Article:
California police say they are investigating the death of a prominent men's rights attorney who was fatally shot at his home over the weekend.
County deputies responded to reports of a shooting around 4 p.m. Saturday on Glenwood Drive in Cedarpines Park and found Marc Angelucci "unresponsive and suffering from apparent gunshot wounds," according to a statement from the San Bernardino County Sheriff's Department. The 52-year-old was pronounced dead at the scene. The investigation is ongoing and the motivation behind the shooting remains unknown, the office said.
Angelucci founded the Los Angeles chapter of the National Coalition for Men, a controversial group that describes itself as "a nonprofit organization that raises awareness about the ways sex discrimination affects men and boys." Founded in 1977, NCFM says it works on issues like male victims of sexual and domestic violence, male reproductive rights, which includes false paternity claims, adoption rights and rights over frozen embryos, and the gender pay gap, which the organization says "only exists" because "men work far more hours at high-stress jobs they hate with longer commutes, less flexibility, more physical risk, etc., just to be breadwinners and feed their families, only to die younger and get bashed for 'earning more.'"
Angelucci, who served as vice president of NCFM, joined the organization while he was a law student at the University of California-LA School of Law after a male friend who had been physically abused by his wife was denied access to aid, according to a statement from the organization.
"Marc was an unbelievably generous man, living on a shoestring despite some personal health challenges so he could donate many millions of dollars of his time to mostly voluntary legal work on behalf of men’s rights and the genuine gender equality that is so badly needed in this country and this world," read the statement, which commended him on winning Woods V. Horton, a 2008 case which held that it is unconstitutional to exclude male victims of domestic violence from state funding for victim services.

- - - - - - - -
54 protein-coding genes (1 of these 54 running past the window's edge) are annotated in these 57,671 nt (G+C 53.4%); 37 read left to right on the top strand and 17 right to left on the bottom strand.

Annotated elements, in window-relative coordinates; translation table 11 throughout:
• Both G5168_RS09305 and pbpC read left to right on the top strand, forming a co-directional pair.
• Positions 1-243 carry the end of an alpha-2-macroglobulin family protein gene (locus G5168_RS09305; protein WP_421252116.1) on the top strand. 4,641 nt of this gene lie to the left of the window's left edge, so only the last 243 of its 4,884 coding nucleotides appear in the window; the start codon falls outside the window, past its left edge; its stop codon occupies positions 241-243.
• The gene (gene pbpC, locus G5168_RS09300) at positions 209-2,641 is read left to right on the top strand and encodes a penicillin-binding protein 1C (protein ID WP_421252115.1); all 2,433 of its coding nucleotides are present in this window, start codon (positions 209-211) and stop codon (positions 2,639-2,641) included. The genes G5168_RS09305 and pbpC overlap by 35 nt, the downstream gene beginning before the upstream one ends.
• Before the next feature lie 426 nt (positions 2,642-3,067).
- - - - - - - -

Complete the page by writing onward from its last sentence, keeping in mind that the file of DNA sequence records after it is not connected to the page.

The statement also celebrated Angelucci for winning an equal protection case against the Selective Service Administration overturning male-only draft registration last year.
"Women are now allowed in combat, so this decision is long overdue," Angelucci said at the time. He added that women "should face the same repercussions as men for any noncompliance" with registration laws.
NCFM has been criticized as a male supremacist organization by the Southern Poverty Law Center, which accuses the group of distorting statistics and deploying litigation "to indicate female privilege, blame women or create false equivalences between the oppression of men and of women, rather than simply seek to advance the cause of men and fathers."
Angelucci also appeared in the "The Red Pill," a divisive 2016 documentary about the men's rights movement that inspired protests and was decried by critics as "misogynistic propaganda." The film's director, Cassie Jaye, wrote a tribute to Angelucci in a blog post on Monday, referring to him as "one of my dearest friends and the most brilliant and good-hearted person to dedicate his life to justice for men and boys."
Ronda Kennedy, a Republican candidate running to represent the 26th congressional district in California who had served as co-counsel with Angelucci on previous cases, said she had spoken to detectives and urged anyone with information to reach out to authorities.